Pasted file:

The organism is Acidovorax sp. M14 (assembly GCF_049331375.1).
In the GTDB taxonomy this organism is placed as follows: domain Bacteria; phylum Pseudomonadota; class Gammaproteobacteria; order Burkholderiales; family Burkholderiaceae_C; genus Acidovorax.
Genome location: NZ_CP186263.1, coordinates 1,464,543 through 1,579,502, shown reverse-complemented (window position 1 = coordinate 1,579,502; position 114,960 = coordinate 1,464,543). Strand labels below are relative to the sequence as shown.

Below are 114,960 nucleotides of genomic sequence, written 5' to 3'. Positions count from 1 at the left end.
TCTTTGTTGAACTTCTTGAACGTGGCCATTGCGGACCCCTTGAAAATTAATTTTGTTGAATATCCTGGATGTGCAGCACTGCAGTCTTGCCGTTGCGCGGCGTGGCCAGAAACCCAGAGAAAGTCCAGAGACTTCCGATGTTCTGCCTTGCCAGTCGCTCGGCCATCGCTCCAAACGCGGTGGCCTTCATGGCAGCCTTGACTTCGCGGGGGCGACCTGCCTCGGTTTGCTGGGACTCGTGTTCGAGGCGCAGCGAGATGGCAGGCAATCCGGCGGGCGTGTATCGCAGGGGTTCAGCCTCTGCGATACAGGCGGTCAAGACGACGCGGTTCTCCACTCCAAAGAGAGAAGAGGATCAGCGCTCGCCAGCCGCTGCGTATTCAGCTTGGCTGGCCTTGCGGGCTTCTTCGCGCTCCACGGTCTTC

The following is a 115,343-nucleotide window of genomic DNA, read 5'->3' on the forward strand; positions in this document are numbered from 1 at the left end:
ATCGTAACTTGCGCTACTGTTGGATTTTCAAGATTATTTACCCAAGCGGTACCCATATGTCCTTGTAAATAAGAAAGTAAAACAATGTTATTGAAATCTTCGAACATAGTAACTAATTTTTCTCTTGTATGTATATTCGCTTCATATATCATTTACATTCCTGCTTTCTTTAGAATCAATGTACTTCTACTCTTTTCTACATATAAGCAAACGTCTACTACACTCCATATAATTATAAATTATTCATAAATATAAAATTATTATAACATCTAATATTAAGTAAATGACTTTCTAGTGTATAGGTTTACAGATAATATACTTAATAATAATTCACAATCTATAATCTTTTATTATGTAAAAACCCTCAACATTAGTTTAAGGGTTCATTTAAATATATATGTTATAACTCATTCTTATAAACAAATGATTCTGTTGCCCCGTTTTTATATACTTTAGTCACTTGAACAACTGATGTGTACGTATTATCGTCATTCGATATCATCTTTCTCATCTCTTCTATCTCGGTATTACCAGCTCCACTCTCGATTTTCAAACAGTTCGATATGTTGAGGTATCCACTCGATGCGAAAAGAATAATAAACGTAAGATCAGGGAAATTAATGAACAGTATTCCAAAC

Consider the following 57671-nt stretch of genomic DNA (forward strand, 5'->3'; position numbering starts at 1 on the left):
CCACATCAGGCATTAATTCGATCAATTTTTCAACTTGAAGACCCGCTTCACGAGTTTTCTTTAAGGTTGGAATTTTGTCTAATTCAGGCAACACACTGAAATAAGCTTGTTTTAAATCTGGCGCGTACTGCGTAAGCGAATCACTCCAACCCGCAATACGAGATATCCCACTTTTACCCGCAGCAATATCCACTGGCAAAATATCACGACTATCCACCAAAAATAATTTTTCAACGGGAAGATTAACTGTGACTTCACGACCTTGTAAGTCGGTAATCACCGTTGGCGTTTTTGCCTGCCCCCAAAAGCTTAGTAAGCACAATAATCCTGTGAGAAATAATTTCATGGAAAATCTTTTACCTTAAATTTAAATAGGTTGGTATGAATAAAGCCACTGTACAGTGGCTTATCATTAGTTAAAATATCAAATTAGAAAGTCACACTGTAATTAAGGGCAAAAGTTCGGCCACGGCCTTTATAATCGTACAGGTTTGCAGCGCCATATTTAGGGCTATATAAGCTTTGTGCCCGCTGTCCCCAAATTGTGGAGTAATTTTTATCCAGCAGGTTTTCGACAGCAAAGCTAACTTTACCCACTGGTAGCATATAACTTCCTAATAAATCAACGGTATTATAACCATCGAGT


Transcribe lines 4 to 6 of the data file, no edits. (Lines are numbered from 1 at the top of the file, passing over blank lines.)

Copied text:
Below are 114,960 nucleotides of genomic sequence, written 5' to 3'. Positions count from 1 at the left end.
TCTTTGTTGAACTTCTTGAACGTGGCCATTGCGGACCCCTTGAAAATTAATTTTGTTGAATATCCTGGATGTGCAGCACTGCAGTCTTGCCGTTGCGCGGCGTGGCCAGAAACCCAGAGAAAGTCCAGAGACTTCCGATGTTCTGCCTTGCCAGTCGCTCGGCCATCGCTCCAAACGCGGTGGCCTTCATGGCAGCCTTGACTTCGCGGGGGCGACCTGCCTCGGTTTGCTGGGACTCGTGTTCGAGGCGCAGCGAGATGGCAGGCAATCCGGCGGGCGTGTATCGCAGGGGTTCAGCCTCTGCGATACAGGCGGTCAAGACGACGCGGTTCTCCACTCCAAAGAGAGAAGAGGATCAGCGCTCGCCAGCCGCTGCGTATTCAGCTTGGCTGGCCTTGCGGGCTTCTTCGCGCTCCACGGTCTTC

The following is a 115,343-nucleotide window of genomic DNA, read 5'->3' on the forward strand; positions in this document are numbered from 1 at the left end: